One person, however, got out of control and threw his food on the face of the speaker, and left, cursing. Thatâ€™s not very good.
I took some random short videos of the debate and added in subtitles because people were just yelling here and there and itâ€™s a little hard to listen clearly. Itâ€™s my first time adding subtitles so some might be wrong. Viewersâ€™ discretion advised.
(WARNING: contains content and language that may be highly offensive to some people. If you are sensitive to criticisms to religion, race or politics, you should probably just leave it.)
This was when I started thinking it was indeed a brutal business speaking at the Speakersâ€™ Corner. You are speaking to a diverse group of people who have the right to interrupt you any time in any manner. On the other hand, the audience must be prepared to listen to hard talk and respond in a civilised manner as the speaker also has the right to speak.
I glanced around and noticed plain-clothes police patrolling the area. Iâ€™m quite sure that with the no holds barred debating style, some violence must have occurred in the past.
But of course, not all speakers were that controversial. Like this young schoolgirl:
I arrived half-way through her speech which had something to do with her wanting to become a businesswoman in the future, capitalism, politics and making a change.
But even she was not spared from aggressive audiences who attacked her political view and accused her of being greedy and only wanting to make money. I noted that these arguments were highly hostile and not at all polite.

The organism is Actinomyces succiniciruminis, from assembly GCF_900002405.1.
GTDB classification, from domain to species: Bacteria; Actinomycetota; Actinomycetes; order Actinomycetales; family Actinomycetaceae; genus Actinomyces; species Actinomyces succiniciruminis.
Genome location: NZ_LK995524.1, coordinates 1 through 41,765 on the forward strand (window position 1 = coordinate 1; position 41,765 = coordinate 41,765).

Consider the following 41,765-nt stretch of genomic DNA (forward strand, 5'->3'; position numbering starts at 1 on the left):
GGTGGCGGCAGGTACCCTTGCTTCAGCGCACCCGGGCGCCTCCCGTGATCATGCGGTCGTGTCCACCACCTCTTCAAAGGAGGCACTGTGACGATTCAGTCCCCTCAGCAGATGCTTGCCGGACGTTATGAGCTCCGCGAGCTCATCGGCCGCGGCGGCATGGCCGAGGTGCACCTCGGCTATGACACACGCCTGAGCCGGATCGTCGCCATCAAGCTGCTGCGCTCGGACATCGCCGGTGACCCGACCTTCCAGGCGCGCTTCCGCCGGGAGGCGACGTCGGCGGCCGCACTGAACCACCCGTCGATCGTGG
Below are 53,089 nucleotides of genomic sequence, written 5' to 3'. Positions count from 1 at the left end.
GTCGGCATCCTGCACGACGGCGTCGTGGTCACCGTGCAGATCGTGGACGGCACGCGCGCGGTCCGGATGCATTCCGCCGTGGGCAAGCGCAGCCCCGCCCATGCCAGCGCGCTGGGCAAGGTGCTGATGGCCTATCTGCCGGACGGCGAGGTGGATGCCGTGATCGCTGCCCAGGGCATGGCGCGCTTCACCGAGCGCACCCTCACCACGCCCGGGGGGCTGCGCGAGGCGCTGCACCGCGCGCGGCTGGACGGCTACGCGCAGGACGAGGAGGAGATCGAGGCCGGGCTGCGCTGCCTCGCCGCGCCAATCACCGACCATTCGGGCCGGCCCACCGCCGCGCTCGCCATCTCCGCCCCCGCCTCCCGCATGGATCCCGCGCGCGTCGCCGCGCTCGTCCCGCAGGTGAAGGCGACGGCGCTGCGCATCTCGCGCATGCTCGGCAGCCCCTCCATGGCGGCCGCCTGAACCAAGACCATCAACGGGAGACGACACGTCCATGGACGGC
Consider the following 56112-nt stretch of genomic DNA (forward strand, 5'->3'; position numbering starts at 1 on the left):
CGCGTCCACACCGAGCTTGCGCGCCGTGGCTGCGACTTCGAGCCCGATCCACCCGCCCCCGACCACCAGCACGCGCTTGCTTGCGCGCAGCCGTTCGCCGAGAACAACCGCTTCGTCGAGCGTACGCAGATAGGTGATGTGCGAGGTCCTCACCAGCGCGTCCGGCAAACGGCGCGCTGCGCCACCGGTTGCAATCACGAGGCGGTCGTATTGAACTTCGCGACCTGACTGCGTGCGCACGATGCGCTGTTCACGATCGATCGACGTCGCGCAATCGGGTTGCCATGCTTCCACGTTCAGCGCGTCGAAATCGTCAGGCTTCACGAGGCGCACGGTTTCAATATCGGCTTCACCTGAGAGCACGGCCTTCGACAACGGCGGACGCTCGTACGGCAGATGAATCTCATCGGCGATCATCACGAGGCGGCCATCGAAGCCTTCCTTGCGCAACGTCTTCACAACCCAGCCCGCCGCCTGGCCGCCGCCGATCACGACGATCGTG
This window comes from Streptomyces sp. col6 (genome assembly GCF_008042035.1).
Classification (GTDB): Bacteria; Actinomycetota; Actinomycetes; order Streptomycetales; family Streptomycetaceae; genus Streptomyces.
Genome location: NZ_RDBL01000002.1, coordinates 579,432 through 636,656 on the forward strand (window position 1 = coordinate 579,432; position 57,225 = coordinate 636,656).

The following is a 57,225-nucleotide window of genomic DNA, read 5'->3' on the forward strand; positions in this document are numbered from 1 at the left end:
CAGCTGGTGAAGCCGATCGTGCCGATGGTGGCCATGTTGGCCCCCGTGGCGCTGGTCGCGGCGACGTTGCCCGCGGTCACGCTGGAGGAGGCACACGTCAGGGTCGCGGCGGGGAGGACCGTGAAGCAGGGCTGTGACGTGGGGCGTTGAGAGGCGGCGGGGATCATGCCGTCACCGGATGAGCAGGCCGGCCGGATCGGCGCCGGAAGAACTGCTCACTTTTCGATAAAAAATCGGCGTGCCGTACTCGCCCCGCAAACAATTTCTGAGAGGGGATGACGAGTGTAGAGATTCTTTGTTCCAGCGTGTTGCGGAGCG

I think despite her very young age, she handled the aggressive situation very well and formulated well-structured responses and arguments.
Of course, beside racial and political issues, religious speakers were everywhere.
There was this guy who was preaching the Gospel to a crowd of audience who kept contradicted and laughed at him. Although I must say, he wasnâ€™t doing a terribly good job at addressing the criticisms posed to him. He usually responded with a passionate cry of Jesus is the way!
The next Muslim speaker had a relatively soft voice, but I think he gave a reasonably rational speech arguing for the existence of God from an Islamic perspective. Of course, he too was not spared from critics. He was flanked by a group of devout Christians who relentlessly attacked his arguments.
I donâ€™t think any of the two were very good debaters. Hereâ€™s a short video of some random scenes with the two speakers:
I really loved how random this place was. Suddenly some guy would climb a fence or stand on a barrier and start yelling stuff. This guy below held on to some pole and started delivering a charismatic speech in I think Arabic, attracting a horde of Middle Easterners.
After listening to four speeches, I was shocked to find that I had spent almost three hours at the speakersâ€™ corner. I had intended to just check the place out for 20 minutes or so but ended up feeling like I could spend the whole day here.
This was a whole new level of public speaking. Although the speakers could hardly be called professional, they were very good in handling criticisms, or at least good in ignoring them. I must admit that I donâ€™t think Iâ€™m willing to give a speech there in front of that ruthless mob of an audience. At least not yet!
Some day in the future, Iâ€™m sure Iâ€™ll develop the guts to stand on a stool and speak in Hyde Park. Just wait for it.View More